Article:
Before we begin, I should note: If you haven’t yet purchased a copy of the 2016 BP Annual, do that now. You’ll get statistics and projections and blurbs and essays and it’s a really good book so you should buy it. Got it? Good. (If you have purchased it, awesome! Now go leave a review, ingrate.)
For whatever reason, I wrote the team preview essay for the Brewers in this year’s Annual. Although the piece broadly analyzes the nature of innovation in baseball as a whole, the nominal topic is bases on balls, something which Milwaukee has lacked in recent years. Over the four seasons since Prince Fielder left via free agency, the Brewers rank 26th in the majors with a 7.0 percent walk rate. This alone hasn’t doomed them to obscurity — just read the damn essay already, if you want to know why — but it hasn’t helped their cause.
Things could change in 2016, however. According to the most recent iteration of PECOTA, the Brewers should garner free passes at an 8.0 percent clip — which would catapult them to 14th in all of baseball:
Milwaukee hasn’t ranked in the top half of the majors in walk rate since 2010, which would make this a pretty big development if it happened. But will it? Can the Brewers fulfill this projection, or will they fall short?
Well, these figures are incomplete — they don’t include pitchers. If Jimmy Nelson, Wily Peralta & Co. maintain their 1.9 percent walk rate from 2015 (which placed 13th in the National League), the Brewers will tumble a few spots in the major-league ranks. So perhaps we should temper our expectations a bit. Still, the players Milwaukee has acquired in the offseason, along with those they’ve sent away, suggest a legitimate change in approach.
Last July, Doug Melvin traded star center fielder Carlos Gomez to Houston. While the decision obviously hurt, it helped the team’s plate discipline. In his Brewers career, Gomez walked only 6.2 percent of the time. Meanwhile, the major-league-ready outfielder that the deal brought back, Domingo Santana, has the opposite skill set. Across his 145 Milwaukee plate appearances last season, Santana walked 12.3 percent of the time, after doing so in 10.8 percent of his chances as a farmhand. With Santana indirectly replacing Gomez, the Brewers should earn a few more bases on balls (and cost them many runs elsewhere, of course, but that’s beside the point).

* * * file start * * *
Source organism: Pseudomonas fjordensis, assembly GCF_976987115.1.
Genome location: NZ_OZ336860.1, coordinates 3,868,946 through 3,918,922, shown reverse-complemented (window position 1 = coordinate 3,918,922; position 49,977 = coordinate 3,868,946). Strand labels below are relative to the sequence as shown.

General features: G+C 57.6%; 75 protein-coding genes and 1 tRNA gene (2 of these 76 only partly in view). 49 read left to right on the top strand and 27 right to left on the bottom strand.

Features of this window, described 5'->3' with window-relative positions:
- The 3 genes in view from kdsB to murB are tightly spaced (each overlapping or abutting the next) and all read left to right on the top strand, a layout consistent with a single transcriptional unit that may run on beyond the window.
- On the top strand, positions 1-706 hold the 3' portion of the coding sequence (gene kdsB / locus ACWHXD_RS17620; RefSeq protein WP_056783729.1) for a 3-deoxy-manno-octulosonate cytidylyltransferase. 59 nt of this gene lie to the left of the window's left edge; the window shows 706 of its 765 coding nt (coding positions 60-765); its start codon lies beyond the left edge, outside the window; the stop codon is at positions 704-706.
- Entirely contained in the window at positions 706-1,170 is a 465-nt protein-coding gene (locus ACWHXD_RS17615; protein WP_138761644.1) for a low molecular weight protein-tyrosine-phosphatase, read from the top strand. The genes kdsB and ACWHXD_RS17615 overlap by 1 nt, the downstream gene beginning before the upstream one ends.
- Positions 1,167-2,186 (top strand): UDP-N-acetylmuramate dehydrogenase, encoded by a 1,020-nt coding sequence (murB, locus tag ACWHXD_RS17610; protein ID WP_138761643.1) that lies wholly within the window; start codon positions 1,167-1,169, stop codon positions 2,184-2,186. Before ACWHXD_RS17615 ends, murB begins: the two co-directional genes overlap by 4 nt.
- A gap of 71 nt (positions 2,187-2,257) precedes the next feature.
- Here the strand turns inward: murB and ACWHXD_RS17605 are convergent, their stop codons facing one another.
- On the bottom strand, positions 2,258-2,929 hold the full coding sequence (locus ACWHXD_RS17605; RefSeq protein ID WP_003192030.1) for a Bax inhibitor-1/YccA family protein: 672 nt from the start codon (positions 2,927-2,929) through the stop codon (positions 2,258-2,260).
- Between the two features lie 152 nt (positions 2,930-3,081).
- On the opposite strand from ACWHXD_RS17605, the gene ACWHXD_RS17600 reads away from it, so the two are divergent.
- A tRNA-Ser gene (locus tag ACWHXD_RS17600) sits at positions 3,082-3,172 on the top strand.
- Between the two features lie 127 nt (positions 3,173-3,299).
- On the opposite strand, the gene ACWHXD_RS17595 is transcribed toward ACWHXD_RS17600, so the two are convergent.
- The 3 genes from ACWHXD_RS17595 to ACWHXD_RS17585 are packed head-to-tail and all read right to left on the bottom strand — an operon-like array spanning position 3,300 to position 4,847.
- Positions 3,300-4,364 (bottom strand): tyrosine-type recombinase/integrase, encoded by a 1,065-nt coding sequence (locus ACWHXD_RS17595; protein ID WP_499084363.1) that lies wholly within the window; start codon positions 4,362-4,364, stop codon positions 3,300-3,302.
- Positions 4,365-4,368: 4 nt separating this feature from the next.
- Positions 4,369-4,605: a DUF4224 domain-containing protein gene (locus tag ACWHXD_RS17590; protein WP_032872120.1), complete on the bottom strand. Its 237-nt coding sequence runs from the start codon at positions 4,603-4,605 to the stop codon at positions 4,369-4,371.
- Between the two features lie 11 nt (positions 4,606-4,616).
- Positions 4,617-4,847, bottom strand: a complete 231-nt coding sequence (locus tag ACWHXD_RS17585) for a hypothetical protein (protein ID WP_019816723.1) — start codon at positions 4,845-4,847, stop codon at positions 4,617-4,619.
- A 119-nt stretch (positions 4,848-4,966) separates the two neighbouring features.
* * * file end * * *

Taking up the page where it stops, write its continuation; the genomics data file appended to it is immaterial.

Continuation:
After the season, David Stearns started some wheeling and dealing of his own. One of the players he sent away, first baseman Adam Lind, actually took a lot of walks last year. His 11.5 percent free-pass rate finished 21st among qualified hitters. That didn’t match up with his past accomplishments, however — before 2015, he’d walked in just 7.3 percent of his plate appearances — which explains why PECOTA projects a mere 8.5 percent figure for 2016.
Chris Carter, who should man the position in 2016, has a much rosier outlook, at least in terms of walks. PECOTA expects him to cruise down to first in 11.2 percent of his plate appearances, which jives with his career clip of 11.5 percent. While Carter clearly has his offensive flaws, of course, he possesses the ability to lay off pitches, which means he should take his share of free passes.
Perhaps the most intriguing piece of this puzzle came to the team in the Rule 5 Draft. Utility player Colin Walsh has even more warts than Santana or Carter — that explains why he’ll be a 26-year-old rookie this season, and why the Brewers were able to acquire him in the first place. Based on the direction of this article, you can probably guess where he excels. The extent of it, however, might surprise you.
Walsh has gone to the dish 2,452 times in his minor-league tenure. A total of 377 of those — or 15.3 percent — ended with a base on balls. For comparison: Joey Votto walked 13.4 percent of the time when he was in the minors. Obviously, Walsh won’t hit at that godlike level, nor will his plate discipline reign supreme above his contemporaries (and frustrate mythical executives). In fact, PECOTA thinks he’ll accrue only 98 plate appearances in 2016. If he does receive more playing time, though, he could make it count. For a club that has struggled to accumulate free passes, a 13.3 percent projected walk rate looks quite appealing.
We should make the distinction between taking walks and reaching base. PECOTA currently thinks the Brewers will rank 22nd in the majors with a .308 OBP, chiefly because they won’t earn too many hits (it predicts a 24th-place finish in batting average). Like many of their teammates, Santana, Carter, and Walsh each have problems with strikeouts, which have somewhat negated the walks and kept them from becoming truly valuable players.
With that said, a few more bases on balls do have some worth, especially for a franchise that has sorely missed them. Many fans would love it if, facing off against Jon Lester or Adam Wainwright, Brewers hitters took a more patient approach. The team has fallen behind the curve to a degree, but they still have time to catch back up.